It was claims like this that left me wondering why instead of an ‘awesome foursome’ I had a group of friends that fit together as well as mismatched pieces of a jigsaw puzzle. And it bothers me that, however fleeting, thoughts like this ever came to mind. That, despite having incredible confidence and pride in my friendships, I could still be affected by the way friendship was portrayed by the entertainment industry.

But rather than question where my SATC version of friendship is, I think I’d rather ask to see the real deal for a change. How would it be if instead of four fine fashionistas chinking glasses over a bougie lunch, we got two or three women dressed in Kmart clothes drinking too much at the local pub because one of them still lived at home with an alcoholic father and the other, raised by a mentally unstable mother, drank excessively to mask her inability to forge intimacy any other way?

Because instead of late night phone calls, giggling over champagne, and bonding over sexual story swaps, often the things that bind me to people has far less frill, and in fact, quite a fair bit more mess. But when we are fed images of what friendships, and indeed all relationships, should look like, we rarely see this underbelly.

Once, after weeks on the road together while my friend was attempting to quit smoking our fighting had become so bad that I had gladly screeched to a stop at a train station where, tear stained and red with anger, she screamed that she would find her own fucking way home. And she did.

It is not a pleasant memory but I remember it, and other times like it, because they were turning points in our friendship (we had both come from very enmeshed, and in ways, dysfunctional, families that were what we christened ‘screamers’. The fact that we had come to act in ways with each other that we had only ever previously done inside our family spaces, became a source of intense trust and closeness).

But this acceptance of the raw human being in each of us, this ‘warts and all’ embracing, is never what is celebrated in pop culture. Friendship is repeatedly made to be about the things people do for each other, ‘acts of love’ that are terribly moving up on the big screen, but that rarely happen in real life, or, if they do, are rarely what really counts as closeness.

The gaping hole in this argument is of course that these shows are not real life, granted. But what about how they make real people feel? After we happily gorge on the feast of fantasy and fairytale, are we left feeling empty if our own lives don’t quite look the same?

At 32 years old I do not have a SATC type band of women riding out life’s highs and lows with me while looking fabulous.  My friends did not come and do my laundry after my boy was born, they did not whisk me away for a girls only getaway when motherhood was mucking with my mind, and not one of them turned up on my doorstep with a bottle of wine and chocolates after I experienced a traumatic abortion.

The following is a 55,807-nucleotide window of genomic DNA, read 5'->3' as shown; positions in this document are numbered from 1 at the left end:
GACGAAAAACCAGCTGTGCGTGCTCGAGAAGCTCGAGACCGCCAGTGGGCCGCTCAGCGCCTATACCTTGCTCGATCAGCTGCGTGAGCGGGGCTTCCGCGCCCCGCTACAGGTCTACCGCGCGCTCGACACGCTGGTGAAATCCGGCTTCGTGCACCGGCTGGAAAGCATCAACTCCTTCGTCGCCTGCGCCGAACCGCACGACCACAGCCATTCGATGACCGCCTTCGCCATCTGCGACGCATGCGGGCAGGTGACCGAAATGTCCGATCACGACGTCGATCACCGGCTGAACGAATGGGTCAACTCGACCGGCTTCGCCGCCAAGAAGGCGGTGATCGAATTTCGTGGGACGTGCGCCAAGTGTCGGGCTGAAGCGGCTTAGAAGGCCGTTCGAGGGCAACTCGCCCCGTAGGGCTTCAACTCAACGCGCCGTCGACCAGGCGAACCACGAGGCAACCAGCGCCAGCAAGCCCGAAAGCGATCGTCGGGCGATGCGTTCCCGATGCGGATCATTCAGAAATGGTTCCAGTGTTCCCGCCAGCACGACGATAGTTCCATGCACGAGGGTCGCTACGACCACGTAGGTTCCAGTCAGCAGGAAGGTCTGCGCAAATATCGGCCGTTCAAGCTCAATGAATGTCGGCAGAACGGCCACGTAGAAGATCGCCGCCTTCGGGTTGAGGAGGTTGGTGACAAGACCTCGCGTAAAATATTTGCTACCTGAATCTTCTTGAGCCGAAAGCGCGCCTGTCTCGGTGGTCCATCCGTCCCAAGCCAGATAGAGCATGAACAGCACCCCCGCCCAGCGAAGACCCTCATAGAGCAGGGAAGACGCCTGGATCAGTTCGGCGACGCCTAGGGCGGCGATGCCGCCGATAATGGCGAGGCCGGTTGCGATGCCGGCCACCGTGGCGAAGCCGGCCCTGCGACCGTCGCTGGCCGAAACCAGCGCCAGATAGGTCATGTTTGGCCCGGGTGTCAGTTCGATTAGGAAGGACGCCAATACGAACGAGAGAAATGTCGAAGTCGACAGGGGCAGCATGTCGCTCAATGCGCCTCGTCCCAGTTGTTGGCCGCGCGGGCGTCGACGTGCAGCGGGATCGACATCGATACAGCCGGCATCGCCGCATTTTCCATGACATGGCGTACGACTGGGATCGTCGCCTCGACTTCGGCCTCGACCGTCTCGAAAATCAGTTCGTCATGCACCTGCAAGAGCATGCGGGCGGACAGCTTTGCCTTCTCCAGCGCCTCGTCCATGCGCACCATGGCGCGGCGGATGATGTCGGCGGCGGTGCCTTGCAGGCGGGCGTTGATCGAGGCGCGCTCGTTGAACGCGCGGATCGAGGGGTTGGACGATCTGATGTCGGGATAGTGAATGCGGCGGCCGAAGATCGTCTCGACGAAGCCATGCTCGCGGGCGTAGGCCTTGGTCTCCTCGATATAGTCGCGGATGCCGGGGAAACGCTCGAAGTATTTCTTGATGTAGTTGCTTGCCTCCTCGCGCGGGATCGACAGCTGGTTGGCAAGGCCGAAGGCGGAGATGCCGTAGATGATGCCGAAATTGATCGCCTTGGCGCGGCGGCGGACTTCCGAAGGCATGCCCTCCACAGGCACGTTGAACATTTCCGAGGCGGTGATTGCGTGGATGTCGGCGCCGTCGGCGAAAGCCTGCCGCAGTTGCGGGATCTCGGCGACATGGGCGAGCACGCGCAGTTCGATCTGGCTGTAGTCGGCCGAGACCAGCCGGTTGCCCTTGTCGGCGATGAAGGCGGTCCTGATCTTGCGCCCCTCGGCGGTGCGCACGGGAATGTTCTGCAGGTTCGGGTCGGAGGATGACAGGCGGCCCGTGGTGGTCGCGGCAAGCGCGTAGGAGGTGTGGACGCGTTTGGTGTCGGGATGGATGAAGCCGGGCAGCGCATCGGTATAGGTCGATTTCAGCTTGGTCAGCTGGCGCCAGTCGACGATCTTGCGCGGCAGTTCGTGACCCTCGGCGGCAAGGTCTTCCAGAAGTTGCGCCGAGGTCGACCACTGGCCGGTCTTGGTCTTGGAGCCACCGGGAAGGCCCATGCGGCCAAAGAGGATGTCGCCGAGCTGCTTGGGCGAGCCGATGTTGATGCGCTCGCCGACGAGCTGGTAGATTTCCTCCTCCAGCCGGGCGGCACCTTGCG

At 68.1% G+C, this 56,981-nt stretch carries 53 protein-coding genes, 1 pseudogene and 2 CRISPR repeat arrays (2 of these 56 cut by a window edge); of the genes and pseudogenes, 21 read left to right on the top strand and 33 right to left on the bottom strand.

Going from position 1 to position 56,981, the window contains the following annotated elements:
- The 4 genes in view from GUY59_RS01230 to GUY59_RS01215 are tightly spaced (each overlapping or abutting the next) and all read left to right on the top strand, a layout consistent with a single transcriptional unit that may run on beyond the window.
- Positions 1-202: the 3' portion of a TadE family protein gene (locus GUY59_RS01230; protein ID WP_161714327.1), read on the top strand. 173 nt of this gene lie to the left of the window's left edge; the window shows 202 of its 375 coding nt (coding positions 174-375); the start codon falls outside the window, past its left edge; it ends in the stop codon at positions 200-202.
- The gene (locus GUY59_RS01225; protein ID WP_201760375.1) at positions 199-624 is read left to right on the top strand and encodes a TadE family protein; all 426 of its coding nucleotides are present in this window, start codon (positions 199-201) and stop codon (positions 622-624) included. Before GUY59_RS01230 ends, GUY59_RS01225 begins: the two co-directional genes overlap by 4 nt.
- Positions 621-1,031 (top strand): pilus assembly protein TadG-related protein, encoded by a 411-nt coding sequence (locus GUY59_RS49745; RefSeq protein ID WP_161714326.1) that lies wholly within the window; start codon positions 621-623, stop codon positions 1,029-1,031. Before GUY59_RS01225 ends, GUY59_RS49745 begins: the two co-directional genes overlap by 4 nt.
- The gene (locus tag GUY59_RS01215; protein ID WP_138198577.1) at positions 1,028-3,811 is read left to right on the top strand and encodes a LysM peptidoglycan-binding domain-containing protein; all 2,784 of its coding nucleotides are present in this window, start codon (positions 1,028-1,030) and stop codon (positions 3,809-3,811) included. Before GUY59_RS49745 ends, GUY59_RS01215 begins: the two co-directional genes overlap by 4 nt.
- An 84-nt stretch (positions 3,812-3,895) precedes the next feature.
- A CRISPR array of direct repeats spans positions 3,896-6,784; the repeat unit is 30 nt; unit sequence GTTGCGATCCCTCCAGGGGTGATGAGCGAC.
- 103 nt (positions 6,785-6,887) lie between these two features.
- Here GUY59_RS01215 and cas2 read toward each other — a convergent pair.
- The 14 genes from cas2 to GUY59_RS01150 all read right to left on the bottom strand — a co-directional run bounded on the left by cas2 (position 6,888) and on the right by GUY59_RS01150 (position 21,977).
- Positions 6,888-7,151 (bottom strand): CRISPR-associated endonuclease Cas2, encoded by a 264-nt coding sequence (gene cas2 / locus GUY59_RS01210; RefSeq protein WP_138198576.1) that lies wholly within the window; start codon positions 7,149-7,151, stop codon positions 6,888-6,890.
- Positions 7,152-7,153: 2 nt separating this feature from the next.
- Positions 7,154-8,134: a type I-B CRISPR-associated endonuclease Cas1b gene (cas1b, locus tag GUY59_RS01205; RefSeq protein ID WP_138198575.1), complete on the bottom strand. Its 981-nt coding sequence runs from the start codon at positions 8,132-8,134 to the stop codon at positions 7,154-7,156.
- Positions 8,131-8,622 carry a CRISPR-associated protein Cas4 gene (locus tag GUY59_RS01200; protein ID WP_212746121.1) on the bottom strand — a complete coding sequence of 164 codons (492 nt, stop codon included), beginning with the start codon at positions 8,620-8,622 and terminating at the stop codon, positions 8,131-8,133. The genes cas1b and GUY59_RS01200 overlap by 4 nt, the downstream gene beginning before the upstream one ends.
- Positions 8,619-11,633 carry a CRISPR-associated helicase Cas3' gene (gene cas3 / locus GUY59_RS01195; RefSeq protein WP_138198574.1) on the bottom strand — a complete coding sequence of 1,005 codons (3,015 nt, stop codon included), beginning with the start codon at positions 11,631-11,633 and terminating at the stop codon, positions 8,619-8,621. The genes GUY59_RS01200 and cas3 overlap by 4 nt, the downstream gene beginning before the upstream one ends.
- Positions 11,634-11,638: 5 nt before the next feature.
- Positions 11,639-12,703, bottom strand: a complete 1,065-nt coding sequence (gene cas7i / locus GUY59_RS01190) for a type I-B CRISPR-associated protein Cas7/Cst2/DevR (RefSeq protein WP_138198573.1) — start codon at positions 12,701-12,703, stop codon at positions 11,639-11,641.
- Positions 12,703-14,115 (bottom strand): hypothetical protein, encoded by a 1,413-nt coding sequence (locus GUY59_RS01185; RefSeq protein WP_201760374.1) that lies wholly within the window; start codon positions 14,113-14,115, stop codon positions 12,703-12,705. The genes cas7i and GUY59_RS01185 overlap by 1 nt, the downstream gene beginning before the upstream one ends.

So have I failed at friendship?

Of course not.

It is just that what I have looks nothing like the way I see friendship represented in the media, and sadly, that can sometimes lead us to the same kind of conclusions that we arrive at when our bodies are not size 10 and slim line – that we are not normal.

No matter how much we duck the mainstream and buck convention, it is hard to escape the ‘fairytale’ programming we are subjected to from such a young age on everything from charming princes, ravishing beauties and fairytale friends, especially when this is constantly reinforced by an entertainment industry that fails to celebrate real people.

But if they are ever wondering how it is that you do that, all they really need to know is look at something a little darker than the trials and tribulations of finding true love and a pair of Manolos, because ultimately, at the root of my strongest and most enduring friendships, is a little dysfunction.

 

 

 

A Meeting of Magnitude

CAST (and what they are wearing)

 

RTS –  a sometimes bitter, cynical thirty something woman who has wind battered, smog splattered hair from having driven manically across town with the window wound down in peak hour traffic. She is wearing a plain white summer dress that has been smeared in vegemite and snot from her young child, who has also torn the bottom two buttons off.

 

Producer Boy – a well meaning, highly excitable, documentary maker that for some reason now working in the field of making documentaries, minus the footage. He is wearing daggy ‘middle aged men’ shorts, which is ironic because he is not middle aged, matched with a child’s size livid green jumper that, being five sizes too small, rides high on his midriff.

 

The Talent – a comfortably confident young woman, who without trying to hard is stylishly dressed, and for the most part, quite sensible sounding.

 

Contributor Chick – a large haired young woman with a booming, over confidant, perfectly articulating voice. Outwardly she projects her ‘just a country girl’ roots, but this is matched with a fierce and striving city living ambition. She works at the ABC and even though it is well after work hours, she is wearing her identity card around her neck like a VIP card carrier mingling with the masses at a rock concert

 

Hipsters  – A homogenous bunch of twenty something’s that would be mortified to know they have been grouped together homogenously.

One – Has a long blond fringe swept to one side, which, mysteriously, hangs in his eyes. He is wearing a flannelette shirt, which is a trademark garment of Bogans, who wear them because they are cheap and warm, as opposed to hipsters, who wear them because they are not Bogans, which means they are making a fashion statement